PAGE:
Well, there’s punk rocks contribution to science right there. Maybe that might help with all your coffee drinking as well…

Well, I already drink too much coffee, but too much is never enough!

I feel ya! With the band being together for so long now, getting on almost 40 years, you must have heard and read all of the best and worst things that the media and the fans can say about you and your band.

I think that if you live by the review, you die by the review. There are always really great reviews, and you read those and it can all go to your head. But then if you read the bad reviews, you can think that you’re not worth anything! So it’s best to take all of the reviews, the good and the bad and say, ‘These are all of these writers opinions. They are all music fans, just like me, and while we may not like the same bands, we can still get along’.

Well said. I always expect that with any reviews I write that people will take it with a grain of salt and hopefully make up their own minds on it as well.

Exactly. But you can’t say that the good reviews are accurate and valid and that the bad reviews are just people not knowing what they’re talking about.

Oh, totally! Now, with all of your production and mixing over the years, you worked with As I Lay Dying and then Woven War, which are probably the two heaviest releases in your CV. Would you work with heavier bands like that again or was that a fun experiment?

Wel, Louie Armstrong said once that there are only two types of music; good music and bad music. If you can tap your foot to it and nod your head to it, then it’s good music. I love all kinds of music, any that you could possibly think of; metal, avant-garde jazz, funk, afro-Cuban, punk. When it’s beautiful, it’s beautiful. But when it sucks, it just sucks.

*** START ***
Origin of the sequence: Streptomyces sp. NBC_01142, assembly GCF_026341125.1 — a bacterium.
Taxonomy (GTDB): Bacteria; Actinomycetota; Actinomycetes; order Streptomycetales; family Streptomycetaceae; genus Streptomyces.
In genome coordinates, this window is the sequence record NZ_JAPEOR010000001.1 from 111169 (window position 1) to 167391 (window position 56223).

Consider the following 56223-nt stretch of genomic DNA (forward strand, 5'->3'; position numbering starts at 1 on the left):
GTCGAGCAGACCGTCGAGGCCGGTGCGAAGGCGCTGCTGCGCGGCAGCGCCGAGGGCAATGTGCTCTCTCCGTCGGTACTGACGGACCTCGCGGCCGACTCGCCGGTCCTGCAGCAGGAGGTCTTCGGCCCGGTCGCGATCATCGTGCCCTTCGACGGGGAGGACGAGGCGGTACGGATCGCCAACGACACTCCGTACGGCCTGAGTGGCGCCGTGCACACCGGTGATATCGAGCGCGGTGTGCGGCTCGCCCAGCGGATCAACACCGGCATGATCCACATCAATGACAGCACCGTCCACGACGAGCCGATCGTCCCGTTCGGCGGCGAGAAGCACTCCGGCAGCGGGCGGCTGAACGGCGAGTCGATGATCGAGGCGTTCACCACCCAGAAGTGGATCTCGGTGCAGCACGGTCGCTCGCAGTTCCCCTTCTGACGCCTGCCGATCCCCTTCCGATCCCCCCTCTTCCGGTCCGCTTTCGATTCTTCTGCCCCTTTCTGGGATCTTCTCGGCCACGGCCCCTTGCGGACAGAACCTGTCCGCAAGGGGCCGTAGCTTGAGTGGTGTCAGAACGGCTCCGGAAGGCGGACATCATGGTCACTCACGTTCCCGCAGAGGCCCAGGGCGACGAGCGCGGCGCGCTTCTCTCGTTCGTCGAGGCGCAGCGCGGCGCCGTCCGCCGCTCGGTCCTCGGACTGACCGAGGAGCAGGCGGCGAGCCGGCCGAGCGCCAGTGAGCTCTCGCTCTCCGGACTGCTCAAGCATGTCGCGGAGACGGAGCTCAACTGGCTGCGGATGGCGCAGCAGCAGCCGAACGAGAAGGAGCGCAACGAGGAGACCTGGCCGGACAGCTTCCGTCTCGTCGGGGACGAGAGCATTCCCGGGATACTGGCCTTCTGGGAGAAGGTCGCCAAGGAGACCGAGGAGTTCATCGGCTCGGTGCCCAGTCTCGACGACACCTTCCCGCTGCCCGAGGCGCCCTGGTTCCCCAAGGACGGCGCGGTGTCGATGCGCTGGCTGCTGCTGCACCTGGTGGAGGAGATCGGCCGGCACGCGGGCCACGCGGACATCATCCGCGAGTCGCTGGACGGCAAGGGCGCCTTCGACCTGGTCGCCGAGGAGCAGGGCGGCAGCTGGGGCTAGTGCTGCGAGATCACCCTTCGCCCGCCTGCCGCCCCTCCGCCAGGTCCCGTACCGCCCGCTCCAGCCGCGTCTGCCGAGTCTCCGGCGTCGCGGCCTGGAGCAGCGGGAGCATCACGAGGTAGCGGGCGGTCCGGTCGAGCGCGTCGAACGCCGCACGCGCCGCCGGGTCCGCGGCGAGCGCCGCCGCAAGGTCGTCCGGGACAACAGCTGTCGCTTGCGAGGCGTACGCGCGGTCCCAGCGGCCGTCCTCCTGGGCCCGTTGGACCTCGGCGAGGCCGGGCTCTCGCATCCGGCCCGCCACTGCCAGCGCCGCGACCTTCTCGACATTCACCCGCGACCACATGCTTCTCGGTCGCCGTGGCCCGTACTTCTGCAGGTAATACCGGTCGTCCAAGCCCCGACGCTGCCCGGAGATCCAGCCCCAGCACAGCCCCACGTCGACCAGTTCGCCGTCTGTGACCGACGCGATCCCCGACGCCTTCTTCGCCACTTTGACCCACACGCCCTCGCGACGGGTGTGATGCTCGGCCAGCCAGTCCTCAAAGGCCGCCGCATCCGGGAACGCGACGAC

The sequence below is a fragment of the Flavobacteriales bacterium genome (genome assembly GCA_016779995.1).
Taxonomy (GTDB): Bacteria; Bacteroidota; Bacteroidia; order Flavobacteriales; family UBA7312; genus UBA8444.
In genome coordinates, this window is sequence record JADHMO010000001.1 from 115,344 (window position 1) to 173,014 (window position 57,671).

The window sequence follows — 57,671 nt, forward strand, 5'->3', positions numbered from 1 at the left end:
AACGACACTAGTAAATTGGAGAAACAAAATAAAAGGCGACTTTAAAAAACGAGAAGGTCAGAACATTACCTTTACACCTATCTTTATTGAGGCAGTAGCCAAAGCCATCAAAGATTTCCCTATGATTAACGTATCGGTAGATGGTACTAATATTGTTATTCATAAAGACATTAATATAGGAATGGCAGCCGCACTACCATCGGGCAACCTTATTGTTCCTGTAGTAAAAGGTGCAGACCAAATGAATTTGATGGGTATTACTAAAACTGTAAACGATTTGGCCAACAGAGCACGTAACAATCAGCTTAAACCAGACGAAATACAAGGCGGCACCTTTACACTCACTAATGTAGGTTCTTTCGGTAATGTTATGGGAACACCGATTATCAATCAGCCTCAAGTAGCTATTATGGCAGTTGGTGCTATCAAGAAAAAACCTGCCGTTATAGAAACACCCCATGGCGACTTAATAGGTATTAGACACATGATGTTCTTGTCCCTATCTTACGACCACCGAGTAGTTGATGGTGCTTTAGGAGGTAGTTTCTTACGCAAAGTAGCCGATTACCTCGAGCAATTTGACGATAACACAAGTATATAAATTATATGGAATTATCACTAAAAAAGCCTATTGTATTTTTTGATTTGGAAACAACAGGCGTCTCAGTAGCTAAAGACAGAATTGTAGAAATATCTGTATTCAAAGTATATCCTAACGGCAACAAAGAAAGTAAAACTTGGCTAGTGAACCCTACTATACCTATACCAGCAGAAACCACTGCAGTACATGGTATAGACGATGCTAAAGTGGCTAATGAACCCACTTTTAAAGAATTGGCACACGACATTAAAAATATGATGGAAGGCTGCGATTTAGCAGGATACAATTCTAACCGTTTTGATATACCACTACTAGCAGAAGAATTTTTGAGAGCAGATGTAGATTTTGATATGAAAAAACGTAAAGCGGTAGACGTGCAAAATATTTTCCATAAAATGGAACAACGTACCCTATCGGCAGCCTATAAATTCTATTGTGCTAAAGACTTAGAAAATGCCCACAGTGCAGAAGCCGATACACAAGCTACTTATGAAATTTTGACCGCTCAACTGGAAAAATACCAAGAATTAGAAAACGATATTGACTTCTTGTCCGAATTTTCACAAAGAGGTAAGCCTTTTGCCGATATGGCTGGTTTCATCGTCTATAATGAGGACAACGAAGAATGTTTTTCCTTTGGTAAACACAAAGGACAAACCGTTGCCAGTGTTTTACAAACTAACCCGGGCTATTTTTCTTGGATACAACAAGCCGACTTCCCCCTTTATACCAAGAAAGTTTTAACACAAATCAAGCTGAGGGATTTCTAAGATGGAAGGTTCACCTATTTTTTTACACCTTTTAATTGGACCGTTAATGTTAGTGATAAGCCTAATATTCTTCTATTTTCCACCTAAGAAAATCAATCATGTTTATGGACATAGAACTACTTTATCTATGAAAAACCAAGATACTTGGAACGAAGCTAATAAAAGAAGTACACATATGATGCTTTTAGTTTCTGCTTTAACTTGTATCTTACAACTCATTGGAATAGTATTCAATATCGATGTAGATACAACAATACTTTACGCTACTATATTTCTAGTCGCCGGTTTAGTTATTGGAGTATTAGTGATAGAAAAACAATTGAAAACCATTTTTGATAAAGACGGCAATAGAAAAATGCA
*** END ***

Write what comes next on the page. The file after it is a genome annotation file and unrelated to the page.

Yeah, it’s either you do or you don’t, I find. With having been drumming for so long, and with your engineering work, what would you say is the most common mistake or self-created problem that younger or inexperienced drummers do when recording?

Oh, I have the perfect answer for this! This has actually changed my style over the years. It’s people don’t know how to hit the drums the right way. It’s either too hard, too soft, or too erratically. There’s an exact right way to hit a drum so that it sounds like a proper drum, in aggression and tone. I’ve gotten to be excessively particular about hitting it the right hardness each and every time. That takes a lot of self-restraint and discipline. If you hit too hard, you choke the tone, but hit too softly and it doesn’t have enough impact to carry the song.

That’s a great insight, as consistency is such a key thing in drumming. I think it’s easier for some drummers nowadays to become a little lazy with the sampling of their own kit or using other samples to tidy or tighten up their playing.

Well, those nice and clean samples that drummers record at the start of every session, that’s what I aim for whenever I record. And it’s very difficult to do. You get those beautiful hits and you don’t hit the cymbals too hard and everyone who paid money to see you play gets a beautiful experience. 

Oh, it really is! Well, there’s a good place to wrap this interview up, Bill. Thanks so much for your time today, it was really great to speak with you!

No problems. Thank you very much, man, I appreciate it!

‘Hypercaffium Spazzinate’ is out July 29th through Epitaph Records.